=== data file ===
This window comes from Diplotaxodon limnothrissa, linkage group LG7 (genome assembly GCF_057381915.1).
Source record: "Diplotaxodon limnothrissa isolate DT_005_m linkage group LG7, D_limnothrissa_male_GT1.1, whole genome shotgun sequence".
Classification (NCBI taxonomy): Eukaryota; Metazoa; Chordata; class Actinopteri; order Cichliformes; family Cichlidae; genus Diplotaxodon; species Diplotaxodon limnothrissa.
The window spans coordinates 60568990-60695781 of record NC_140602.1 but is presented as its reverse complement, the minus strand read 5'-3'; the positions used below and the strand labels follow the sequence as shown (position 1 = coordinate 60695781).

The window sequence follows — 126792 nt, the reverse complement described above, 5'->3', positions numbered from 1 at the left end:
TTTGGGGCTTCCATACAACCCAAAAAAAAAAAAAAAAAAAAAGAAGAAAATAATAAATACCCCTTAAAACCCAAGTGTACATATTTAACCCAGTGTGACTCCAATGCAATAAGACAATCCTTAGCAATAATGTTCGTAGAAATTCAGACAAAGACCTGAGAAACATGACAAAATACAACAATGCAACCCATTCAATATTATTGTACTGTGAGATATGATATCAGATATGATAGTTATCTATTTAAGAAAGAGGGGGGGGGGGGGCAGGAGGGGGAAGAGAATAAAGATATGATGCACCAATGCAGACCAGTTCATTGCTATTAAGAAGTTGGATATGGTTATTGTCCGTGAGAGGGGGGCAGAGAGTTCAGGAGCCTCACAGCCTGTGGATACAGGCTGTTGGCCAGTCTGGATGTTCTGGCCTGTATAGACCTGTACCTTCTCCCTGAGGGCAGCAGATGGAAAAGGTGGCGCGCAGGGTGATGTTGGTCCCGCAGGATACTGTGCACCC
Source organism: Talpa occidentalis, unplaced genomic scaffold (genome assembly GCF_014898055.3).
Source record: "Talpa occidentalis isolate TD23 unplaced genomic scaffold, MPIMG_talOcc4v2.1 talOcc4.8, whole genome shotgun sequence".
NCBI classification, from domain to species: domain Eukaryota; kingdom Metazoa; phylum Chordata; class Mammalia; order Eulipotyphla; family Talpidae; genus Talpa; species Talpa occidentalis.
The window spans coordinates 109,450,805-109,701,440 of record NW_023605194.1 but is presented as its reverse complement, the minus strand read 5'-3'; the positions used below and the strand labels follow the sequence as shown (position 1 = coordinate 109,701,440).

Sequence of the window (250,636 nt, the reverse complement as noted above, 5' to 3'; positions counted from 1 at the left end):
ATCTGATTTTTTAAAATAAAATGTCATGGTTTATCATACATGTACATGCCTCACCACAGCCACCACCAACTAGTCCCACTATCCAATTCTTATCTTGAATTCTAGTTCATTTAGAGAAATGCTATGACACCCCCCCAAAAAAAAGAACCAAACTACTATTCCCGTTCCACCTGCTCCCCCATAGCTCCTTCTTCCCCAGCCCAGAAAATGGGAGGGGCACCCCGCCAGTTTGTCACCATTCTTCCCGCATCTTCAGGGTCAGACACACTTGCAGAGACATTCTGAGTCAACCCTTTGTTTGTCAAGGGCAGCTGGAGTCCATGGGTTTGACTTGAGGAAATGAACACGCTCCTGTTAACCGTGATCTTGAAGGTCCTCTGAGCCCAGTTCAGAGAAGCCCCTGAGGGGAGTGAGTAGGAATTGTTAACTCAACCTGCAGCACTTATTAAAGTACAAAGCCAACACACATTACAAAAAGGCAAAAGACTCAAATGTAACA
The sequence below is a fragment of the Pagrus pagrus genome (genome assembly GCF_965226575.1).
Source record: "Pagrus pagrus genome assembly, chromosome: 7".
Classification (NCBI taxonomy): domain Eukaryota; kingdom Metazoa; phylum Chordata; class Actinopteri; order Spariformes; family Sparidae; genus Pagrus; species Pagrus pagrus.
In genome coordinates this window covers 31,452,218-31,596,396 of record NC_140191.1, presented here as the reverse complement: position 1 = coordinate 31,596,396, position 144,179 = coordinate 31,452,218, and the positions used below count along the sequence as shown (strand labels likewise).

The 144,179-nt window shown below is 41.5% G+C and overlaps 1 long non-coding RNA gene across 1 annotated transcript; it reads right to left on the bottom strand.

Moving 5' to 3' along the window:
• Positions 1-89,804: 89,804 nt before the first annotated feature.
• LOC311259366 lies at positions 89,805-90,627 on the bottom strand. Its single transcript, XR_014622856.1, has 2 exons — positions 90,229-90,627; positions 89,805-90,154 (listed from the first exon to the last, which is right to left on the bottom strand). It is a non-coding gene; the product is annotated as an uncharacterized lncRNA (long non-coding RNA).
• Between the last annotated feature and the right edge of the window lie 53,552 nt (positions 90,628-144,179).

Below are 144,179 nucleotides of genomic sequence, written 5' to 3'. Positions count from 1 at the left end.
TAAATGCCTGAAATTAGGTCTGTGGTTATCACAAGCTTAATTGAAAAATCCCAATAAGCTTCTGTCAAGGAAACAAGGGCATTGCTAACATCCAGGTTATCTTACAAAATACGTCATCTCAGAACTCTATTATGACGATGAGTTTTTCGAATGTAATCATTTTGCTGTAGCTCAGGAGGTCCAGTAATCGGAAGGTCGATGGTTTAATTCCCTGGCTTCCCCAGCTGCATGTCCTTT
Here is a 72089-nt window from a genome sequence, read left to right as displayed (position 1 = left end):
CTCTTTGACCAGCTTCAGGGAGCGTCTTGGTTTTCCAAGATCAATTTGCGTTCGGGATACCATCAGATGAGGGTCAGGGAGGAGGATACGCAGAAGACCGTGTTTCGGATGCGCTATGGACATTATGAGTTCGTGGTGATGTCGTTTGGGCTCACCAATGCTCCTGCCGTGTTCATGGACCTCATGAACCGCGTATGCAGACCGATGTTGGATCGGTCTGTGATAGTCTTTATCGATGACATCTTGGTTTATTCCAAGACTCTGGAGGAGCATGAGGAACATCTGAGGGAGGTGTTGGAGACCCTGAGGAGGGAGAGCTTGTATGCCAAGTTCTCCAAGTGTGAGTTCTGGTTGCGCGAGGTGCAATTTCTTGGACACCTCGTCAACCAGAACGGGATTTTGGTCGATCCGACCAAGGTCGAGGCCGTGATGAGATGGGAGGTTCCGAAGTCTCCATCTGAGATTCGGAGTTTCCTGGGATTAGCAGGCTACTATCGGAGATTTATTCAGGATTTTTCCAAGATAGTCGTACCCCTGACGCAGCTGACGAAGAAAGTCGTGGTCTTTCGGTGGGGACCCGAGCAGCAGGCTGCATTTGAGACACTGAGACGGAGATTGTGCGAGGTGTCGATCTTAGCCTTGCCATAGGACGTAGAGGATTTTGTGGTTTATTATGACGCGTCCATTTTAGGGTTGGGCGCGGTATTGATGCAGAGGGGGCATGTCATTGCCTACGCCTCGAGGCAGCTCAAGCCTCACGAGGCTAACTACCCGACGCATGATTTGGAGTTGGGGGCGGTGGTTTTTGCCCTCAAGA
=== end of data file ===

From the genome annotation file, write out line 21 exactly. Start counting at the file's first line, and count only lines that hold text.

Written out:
• Between the last annotated feature and the right edge of the window lie 53,552 nt (positions 90,628-144,179).